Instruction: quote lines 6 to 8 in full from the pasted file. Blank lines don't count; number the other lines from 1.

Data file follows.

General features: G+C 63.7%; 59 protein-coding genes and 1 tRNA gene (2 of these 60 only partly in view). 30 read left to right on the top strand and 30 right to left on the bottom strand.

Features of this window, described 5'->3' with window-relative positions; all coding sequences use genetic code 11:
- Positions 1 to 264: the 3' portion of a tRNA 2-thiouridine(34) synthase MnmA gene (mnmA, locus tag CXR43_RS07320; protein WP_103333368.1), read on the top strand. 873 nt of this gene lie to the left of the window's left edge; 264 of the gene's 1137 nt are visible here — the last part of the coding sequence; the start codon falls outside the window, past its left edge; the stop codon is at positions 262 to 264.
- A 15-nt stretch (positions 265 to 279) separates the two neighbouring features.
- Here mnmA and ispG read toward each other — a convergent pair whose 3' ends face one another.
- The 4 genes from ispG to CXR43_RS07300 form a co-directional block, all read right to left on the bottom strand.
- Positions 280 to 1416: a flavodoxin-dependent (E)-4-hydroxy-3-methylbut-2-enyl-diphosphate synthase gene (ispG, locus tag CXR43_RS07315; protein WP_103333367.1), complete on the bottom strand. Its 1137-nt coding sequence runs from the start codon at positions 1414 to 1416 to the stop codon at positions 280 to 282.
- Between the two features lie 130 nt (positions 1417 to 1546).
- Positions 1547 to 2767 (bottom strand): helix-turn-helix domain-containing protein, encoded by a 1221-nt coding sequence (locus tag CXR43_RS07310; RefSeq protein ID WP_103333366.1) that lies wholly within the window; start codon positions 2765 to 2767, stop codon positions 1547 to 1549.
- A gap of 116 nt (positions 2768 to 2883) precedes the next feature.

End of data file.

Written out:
- The 4 genes from ispG to CXR43_RS07300 form a co-directional block, all read right to left on the bottom strand.
- Positions 280 to 1416: a flavodoxin-dependent (E)-4-hydroxy-3-methylbut-2-enyl-diphosphate synthase gene (ispG, locus tag CXR43_RS07315; protein WP_103333367.1), complete on the bottom strand. Its 1137-nt coding sequence runs from the start codon at positions 1414 to 1416 to the stop codon at positions 280 to 282.
- Between the two features lie 130 nt (positions 1417 to 1546).